High resolution global modelling of ocean tides

Lead Research Organisation: University of Leeds
Department Name: Applied Mathematics


Tides are usually thought of as regular variations in the height of the sea surface. What we think of as `the' tide is made up of many distinct tidal signals - some driven by the Sun and some by the Moon - the largest of which oscillate up and down over about 12 or 24 hours. These tides operate more or less independently, and sometimes reinforce each other to give an unusually large tidal range (spring tides) and sometimes partially cancel each other to give an unusually small tidal range (neap tides). At most coastal locations the 12 hour family of tides give the dominant response (such as around the U.K.), but the 24 hour family of tides is larger in some locations (such as in the Pacific). The main aim of this project is to produce a computer model of ocean tides over the whole globe - but without using any data about the tides themselves. Such a model will simply use information about the forcing from the Sun and Moon, and the depth and shape of the oceans. This is an important goal, since until we can produce such a model we cannot be sure that we understand all the processes which shape the tides. A major obstacle to such models is the importance of a so-called internal tide. This is a distinct tide which occurs inside the ocean, and is barely visible from the ocean surface. It occurs because the ocean has cold (heavy) water at the bottom and warm (light) water at the top, allowing waves to be generated in between. The internal tides go hand-in-hand with the familiar tides at the surface, and indeed play an important role in determining them. So, to determine the tides at the surface we must also include the internal tides in our computer model. However, the internal tides have a short horizontal wavelength, ranging from about 5km to 150km, and significant computing resources are required to model these waves over the entire globe. The newest computer models attempt to do this, but in a rather inefficient way, requiring long simulations on large computers (and typically making some other approximations, too). We will construct our computer model in a completely different way, which promises to be much faster than other models, and will include the all-important details of the internal tides. The first output of this approach will be a model which will run on a desktop computer, producing global predictions of the eight main tidal signals in a few hours. However, we will extend this approach to look at finer details by developing an alternative version to run on a supercomputer. This will require the development of new algorithms to deal with the huge number of unknowns. The output of this model will be used to help us understand how tidal energy is transferred within the ocean. One of the main benefits of such computer models is that they can be used to predict tides in the past (or future). All that is required is a record (or prediction) of how sea level changes over time. There are reliable records of how the sea level has changed since the height of the last Ice Age, about 26,000 years ago, when sea levels were about 120 metres lower than at present. We will use these records to make a detailed examination of how tides have changed over this period of time. The details of these changes are interesting to oceanographers (who study the way in which energy is transferred around the ocean, and how this helps determine the global climate), and climate scientists (since it is possible that large Ice Age tides destructively interacted with floating ice shelves leading to rapid climate change).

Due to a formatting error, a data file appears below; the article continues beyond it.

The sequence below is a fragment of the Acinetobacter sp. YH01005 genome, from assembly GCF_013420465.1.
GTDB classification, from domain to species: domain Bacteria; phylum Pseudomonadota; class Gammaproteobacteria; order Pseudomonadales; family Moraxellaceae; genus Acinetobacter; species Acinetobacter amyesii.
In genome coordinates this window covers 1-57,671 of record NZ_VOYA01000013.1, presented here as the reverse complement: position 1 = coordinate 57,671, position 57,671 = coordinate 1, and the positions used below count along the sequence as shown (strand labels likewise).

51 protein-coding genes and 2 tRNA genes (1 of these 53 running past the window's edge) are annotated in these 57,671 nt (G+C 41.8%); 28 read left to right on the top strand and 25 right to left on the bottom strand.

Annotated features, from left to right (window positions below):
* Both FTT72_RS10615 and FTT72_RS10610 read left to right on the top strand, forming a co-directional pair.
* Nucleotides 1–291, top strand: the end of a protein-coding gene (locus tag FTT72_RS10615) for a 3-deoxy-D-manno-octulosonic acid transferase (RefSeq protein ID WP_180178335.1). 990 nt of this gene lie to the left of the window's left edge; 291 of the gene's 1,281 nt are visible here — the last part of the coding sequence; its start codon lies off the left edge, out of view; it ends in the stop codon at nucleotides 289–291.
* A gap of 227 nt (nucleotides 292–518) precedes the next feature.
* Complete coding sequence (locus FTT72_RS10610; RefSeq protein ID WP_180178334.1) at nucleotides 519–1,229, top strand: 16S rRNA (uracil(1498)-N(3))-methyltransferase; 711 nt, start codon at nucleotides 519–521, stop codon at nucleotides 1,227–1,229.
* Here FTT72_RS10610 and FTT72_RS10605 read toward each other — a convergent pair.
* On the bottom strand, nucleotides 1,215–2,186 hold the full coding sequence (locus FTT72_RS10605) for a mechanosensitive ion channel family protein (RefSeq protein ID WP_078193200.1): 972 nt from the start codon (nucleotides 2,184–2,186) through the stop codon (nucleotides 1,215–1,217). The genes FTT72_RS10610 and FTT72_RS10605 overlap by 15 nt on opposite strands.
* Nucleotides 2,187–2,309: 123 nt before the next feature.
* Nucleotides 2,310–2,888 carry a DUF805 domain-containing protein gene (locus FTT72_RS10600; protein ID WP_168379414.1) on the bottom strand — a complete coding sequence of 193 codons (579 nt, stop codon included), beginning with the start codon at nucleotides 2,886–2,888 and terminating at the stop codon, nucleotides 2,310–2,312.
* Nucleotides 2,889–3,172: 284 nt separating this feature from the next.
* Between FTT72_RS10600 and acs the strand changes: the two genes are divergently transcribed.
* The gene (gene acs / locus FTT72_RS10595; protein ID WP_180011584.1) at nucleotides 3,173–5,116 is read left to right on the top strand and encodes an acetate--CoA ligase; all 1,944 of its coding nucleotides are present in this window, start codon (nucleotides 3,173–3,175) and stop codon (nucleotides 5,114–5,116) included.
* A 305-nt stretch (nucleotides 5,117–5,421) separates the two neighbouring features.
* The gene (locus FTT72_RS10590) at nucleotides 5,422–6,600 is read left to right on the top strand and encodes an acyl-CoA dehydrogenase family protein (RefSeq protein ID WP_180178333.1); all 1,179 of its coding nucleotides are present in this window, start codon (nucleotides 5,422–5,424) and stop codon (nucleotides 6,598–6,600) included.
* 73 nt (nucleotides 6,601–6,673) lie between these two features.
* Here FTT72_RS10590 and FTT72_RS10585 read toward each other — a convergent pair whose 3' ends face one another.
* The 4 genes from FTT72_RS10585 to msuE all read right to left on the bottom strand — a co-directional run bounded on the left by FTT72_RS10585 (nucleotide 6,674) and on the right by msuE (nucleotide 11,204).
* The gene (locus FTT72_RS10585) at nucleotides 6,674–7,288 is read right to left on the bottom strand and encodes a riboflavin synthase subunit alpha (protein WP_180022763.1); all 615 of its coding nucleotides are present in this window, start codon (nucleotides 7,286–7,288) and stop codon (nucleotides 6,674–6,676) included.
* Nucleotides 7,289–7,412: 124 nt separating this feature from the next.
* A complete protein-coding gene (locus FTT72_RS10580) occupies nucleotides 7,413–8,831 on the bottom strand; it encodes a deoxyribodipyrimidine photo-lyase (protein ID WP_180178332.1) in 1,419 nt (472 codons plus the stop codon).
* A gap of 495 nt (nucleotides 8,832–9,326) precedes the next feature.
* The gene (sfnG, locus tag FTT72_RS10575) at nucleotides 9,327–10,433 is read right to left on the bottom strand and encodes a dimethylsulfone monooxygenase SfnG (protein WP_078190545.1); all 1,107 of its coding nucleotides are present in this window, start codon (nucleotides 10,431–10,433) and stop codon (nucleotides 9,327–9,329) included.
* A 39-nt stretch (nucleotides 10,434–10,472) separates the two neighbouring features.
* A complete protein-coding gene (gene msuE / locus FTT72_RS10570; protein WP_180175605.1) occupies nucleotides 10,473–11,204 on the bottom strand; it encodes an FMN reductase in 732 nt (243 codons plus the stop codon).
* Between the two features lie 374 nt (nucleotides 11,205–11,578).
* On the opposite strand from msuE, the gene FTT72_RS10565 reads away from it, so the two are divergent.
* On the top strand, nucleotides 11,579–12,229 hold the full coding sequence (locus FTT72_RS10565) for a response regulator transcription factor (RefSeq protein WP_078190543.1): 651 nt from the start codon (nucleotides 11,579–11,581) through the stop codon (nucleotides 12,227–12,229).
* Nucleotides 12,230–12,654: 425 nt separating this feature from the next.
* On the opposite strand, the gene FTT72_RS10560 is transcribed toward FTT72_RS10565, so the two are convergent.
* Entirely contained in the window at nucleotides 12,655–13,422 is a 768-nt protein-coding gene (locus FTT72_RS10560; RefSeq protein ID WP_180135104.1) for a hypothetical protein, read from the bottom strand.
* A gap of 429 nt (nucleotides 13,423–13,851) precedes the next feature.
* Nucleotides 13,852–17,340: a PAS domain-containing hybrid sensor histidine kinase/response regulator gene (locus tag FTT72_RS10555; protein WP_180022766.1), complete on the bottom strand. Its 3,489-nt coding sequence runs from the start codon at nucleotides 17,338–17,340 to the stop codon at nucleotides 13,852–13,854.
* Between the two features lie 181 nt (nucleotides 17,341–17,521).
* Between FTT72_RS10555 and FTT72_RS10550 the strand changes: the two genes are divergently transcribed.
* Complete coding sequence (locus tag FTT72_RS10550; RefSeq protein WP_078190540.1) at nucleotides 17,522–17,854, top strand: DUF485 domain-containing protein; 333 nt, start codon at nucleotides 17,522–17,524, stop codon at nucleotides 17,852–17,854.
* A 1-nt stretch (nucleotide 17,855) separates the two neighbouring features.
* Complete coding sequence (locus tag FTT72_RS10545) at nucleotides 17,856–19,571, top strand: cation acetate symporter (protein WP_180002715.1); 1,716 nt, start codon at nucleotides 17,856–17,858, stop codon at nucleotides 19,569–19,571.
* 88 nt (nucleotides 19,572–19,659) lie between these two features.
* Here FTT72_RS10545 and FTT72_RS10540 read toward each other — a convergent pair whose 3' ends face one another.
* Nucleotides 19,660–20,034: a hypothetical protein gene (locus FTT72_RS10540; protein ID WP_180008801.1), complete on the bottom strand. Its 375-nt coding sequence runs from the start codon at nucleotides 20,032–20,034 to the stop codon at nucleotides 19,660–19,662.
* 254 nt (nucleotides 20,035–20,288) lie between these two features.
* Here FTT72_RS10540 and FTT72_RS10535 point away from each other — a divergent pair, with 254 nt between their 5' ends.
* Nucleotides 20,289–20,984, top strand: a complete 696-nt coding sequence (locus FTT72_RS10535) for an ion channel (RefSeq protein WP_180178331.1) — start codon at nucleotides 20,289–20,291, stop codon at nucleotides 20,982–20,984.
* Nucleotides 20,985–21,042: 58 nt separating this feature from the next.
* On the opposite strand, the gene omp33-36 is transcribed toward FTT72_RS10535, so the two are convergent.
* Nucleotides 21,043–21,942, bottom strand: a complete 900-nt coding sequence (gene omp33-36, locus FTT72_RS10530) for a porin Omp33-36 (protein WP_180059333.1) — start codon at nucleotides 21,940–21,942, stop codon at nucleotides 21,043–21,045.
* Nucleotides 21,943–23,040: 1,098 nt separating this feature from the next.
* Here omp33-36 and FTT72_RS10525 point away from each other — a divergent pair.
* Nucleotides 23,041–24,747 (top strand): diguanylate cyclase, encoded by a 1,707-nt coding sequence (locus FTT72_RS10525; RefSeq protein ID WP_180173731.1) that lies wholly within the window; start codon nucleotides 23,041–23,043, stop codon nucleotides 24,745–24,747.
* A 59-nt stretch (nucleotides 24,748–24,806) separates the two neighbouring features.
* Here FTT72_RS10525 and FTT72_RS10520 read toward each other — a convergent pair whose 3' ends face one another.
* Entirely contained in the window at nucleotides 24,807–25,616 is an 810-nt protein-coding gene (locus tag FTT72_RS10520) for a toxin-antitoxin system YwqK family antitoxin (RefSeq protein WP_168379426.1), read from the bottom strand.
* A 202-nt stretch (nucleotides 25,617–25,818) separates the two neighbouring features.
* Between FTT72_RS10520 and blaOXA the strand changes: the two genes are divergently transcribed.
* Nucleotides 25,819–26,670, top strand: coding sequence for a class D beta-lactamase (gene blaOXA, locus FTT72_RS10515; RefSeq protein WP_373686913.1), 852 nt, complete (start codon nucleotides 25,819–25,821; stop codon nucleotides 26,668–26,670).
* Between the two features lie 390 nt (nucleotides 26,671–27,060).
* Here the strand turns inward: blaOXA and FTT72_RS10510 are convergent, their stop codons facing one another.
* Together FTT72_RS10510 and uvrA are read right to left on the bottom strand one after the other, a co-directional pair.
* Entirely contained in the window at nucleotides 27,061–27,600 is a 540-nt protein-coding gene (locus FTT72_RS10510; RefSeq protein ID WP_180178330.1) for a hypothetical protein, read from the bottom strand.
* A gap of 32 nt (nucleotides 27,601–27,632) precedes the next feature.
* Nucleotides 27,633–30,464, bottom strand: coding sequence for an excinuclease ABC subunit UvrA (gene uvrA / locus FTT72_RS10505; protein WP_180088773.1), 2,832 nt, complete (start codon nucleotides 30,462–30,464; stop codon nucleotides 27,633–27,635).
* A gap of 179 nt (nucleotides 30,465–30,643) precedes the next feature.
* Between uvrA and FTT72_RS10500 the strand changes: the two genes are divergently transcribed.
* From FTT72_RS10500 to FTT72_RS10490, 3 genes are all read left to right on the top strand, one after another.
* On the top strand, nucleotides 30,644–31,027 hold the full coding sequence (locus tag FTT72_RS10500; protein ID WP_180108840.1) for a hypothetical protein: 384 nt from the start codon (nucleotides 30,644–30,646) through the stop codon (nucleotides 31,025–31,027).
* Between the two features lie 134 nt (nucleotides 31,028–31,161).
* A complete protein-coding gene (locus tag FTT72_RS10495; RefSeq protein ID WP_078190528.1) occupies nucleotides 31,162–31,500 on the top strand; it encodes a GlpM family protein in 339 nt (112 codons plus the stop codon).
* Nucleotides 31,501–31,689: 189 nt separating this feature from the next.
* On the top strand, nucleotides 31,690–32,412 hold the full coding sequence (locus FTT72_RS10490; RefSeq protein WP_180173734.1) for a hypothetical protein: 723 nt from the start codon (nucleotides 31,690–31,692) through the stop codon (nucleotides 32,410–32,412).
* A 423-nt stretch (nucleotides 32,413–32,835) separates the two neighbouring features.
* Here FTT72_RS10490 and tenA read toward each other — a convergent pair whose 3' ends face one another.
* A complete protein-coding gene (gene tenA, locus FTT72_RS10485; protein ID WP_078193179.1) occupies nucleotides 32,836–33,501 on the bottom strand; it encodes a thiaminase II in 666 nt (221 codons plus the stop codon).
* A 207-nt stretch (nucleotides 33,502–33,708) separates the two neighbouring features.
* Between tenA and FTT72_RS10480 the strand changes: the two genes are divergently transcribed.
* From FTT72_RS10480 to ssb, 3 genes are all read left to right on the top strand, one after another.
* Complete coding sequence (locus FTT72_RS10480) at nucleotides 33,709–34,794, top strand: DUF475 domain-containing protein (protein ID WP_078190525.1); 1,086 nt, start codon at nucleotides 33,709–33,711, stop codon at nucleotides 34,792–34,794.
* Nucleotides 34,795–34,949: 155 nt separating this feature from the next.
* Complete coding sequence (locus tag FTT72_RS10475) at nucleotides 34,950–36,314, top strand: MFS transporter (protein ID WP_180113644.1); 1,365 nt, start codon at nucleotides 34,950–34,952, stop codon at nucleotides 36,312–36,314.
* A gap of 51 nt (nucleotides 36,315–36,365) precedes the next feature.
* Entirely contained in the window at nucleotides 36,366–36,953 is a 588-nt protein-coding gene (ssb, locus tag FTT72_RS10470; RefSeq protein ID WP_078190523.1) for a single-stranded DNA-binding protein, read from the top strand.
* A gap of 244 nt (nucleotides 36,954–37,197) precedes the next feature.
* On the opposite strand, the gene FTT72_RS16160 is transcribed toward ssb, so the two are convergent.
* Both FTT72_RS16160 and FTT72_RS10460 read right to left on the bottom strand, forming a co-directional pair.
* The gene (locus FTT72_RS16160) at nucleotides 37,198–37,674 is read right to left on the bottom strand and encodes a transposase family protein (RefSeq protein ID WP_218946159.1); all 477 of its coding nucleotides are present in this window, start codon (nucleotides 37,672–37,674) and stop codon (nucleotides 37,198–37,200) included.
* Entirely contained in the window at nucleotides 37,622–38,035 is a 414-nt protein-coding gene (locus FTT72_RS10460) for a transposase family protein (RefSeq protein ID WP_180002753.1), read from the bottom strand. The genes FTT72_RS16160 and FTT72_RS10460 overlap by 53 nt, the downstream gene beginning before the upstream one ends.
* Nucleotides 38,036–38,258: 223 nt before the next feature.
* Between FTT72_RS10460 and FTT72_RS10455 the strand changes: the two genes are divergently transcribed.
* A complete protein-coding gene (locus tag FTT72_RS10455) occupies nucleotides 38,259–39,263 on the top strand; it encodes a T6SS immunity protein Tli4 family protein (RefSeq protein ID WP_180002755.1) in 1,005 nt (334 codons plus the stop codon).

Description Computer models of the ocean are often based on a rectangular grid with the coastline approximated as a series of steps. These stepped coastlines lead to small errors in models, which have been shown to be particularly worrying for computer models of tides: since large tides are often associated with a near-resonance of a coastal wave, it is crucial that the coastal wave dynamics are resolved to high accuracy. Alternative coastal approximations without steps have been developed to give more accurate tidal models.
Exploitation Route The new tidal model can be used to probe possible changes to tides in the future, driven by changes in sea level.
Sectors Aerospace, Defence and Marine,Energy,Environment

Title STM1C 
Description A fully coupled barotropic/baroclinic global tidal model (i.e., surface tides and internal tides). 
Type Of Material Computer model/algorithm 
Provided To Others? No  
Impact Ongoing; produces state-of-the-art global tidal simulations. 
Description Invited research seminar at Imperial College London 
Form Of Engagement Activity A talk or presentation
Part Of Official Scheme? No
Geographic Reach National
Primary Audience Professional Practitioners
Results and Impact This was a research seminar on tidal modelling, describing some of the new techniques (numerical and methodological) developed during the research project. There were some useful discussions about numerical modelling techniques with academics from related fields.
Year(s) Of Engagement Activity 2018